A new study suggests that meteorites may be a food source for living things, more specifically a microorganism called Metallosphaera sedula, a metal-eating species.
Metallosphaera sedula is a species of bacterial-like microbes originally isolated from a volcanic field in Italy. The first part of the name can roughly be translated as “metal mobilizing sphere”, while “sedulus” means busy. This describes the efficiency of these organisms in mobilizing metals, including those found in asteroids.
According to research led by University of Vienna astrobiologist Tetyana Milojevic, these microbes derive their energy from inorganic substances through oxidation, and can collect energy sources faster from extraterrestrial rocks than from simple ancient terrestrial minerals. Milojevic explains that the study was conducted to find “microbial fingerprints” left in meteorites. “This should be useful for tracking life-seeking biosignatures in other parts of the universe,” he concludes.
This kind of research, according to the astrobiologist, can provide her colleagues with “little tips” on what they can look for in their search for alien life. “If there was ever life on another planet, similar microbial fingerprints may still be preserved in the geological record,” he said.
The team examined how Metallosphaera sedula interacts with NWA 1172, a rocky meteorite found in northwest Africa that contains about 30 different metals. Using various spectroscopy techniques and an electron microscope, the researchers documented the signatures left by the organism. Thus, they found that M. sedula is able to consume extraterrestrial material much faster than it does with terrestrial minerals, resulting in healthier cells.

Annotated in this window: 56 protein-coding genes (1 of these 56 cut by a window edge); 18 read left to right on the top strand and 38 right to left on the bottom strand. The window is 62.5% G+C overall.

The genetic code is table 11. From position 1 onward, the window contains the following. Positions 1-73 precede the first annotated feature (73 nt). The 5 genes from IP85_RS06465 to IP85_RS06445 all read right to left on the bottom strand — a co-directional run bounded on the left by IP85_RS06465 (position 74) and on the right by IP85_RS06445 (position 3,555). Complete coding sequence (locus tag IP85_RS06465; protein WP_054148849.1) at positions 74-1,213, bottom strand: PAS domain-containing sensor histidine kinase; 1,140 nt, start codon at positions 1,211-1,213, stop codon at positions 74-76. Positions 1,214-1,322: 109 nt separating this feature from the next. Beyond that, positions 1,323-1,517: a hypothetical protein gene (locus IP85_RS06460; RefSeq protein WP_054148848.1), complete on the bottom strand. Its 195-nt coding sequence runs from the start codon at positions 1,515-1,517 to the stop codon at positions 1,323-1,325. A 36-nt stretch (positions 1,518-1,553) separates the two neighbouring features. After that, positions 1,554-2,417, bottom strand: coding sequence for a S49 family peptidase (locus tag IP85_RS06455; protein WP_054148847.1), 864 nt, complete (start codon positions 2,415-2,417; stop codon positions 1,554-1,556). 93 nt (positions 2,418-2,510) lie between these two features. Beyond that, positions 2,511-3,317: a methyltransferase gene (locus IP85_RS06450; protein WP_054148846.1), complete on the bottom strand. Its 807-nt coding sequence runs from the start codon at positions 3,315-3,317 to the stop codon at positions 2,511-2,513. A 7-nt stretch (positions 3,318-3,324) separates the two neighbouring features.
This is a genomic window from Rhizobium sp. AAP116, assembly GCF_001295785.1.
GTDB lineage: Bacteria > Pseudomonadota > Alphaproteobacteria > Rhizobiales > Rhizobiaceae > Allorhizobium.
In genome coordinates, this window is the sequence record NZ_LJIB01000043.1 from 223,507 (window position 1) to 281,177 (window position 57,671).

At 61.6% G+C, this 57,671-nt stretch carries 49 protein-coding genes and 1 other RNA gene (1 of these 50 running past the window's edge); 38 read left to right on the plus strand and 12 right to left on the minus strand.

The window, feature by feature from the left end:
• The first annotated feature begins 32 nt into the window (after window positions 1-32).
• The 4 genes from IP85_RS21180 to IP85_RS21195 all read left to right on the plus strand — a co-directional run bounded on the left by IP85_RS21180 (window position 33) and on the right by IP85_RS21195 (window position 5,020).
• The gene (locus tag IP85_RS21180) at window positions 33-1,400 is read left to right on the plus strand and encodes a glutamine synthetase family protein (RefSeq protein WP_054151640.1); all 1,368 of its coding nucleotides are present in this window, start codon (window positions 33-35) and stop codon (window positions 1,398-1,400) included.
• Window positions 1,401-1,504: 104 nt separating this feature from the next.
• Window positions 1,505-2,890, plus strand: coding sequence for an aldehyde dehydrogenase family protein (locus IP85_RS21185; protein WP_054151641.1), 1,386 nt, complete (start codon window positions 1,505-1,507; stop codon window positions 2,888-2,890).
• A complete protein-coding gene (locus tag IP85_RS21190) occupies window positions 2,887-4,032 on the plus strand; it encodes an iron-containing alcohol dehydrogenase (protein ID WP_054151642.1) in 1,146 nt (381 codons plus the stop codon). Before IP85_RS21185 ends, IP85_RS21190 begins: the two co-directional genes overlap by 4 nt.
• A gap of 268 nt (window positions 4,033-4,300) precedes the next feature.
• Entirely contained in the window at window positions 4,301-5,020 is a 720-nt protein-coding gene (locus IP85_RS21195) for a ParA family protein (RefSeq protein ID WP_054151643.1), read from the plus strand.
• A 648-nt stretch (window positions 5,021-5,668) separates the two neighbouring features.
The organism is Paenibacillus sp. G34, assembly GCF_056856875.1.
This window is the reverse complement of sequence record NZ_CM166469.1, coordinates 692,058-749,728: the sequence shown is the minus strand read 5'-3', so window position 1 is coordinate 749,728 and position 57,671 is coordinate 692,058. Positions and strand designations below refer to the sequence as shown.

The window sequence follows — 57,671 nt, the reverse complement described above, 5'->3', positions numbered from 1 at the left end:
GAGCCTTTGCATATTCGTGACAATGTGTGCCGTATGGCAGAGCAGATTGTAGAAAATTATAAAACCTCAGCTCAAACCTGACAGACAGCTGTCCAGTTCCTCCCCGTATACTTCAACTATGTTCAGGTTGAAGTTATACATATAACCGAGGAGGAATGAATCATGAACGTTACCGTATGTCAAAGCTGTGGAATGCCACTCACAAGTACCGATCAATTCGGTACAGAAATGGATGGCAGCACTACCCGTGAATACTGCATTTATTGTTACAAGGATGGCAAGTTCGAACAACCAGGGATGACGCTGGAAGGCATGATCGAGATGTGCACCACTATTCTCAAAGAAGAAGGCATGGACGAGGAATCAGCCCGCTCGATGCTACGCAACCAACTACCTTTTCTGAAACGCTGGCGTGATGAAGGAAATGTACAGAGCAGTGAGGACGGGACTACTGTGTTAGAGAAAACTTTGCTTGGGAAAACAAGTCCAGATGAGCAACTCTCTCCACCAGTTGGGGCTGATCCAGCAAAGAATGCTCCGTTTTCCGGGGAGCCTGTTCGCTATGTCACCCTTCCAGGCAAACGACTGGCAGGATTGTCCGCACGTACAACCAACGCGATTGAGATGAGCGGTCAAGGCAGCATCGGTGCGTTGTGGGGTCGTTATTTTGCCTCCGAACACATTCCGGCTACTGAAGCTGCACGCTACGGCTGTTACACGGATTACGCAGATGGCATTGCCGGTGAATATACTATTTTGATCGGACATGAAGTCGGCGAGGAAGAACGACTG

While terrestrial minerals provide only a few nutrients for the microorganism, “NWA 1172 iron is used as an energy source to meet M. sedula’s bioenergetic needs as microbes breathe due to iron oxidation,” Milojevic explained. The wide range of metals in NWA 1172 can also be used for other metabolic processes, such as accelerating vital chemical reactions within cells. And because the meteorite is so porous, it can promote M. sedula’s improved growth rate.
That means iron meteorites could have brought more metal elements and phosphorus to Earth, making life’s evolution easier, according to Milojevic. In addition, research may also support the panspermia hypothesis, an idea that cannot yet be substantiated, but it is not ruled out either, as scientists have not yet completely unraveled the origin of life on our planet. And Milojevic is interested in exploring this possibility: To do so, her team plans to “test the survival of M. sedula under simulated and real environmental conditions from outer space,” the astrobiologist said. The plan, however, will have to find the funding needed to send the microorganisms into space.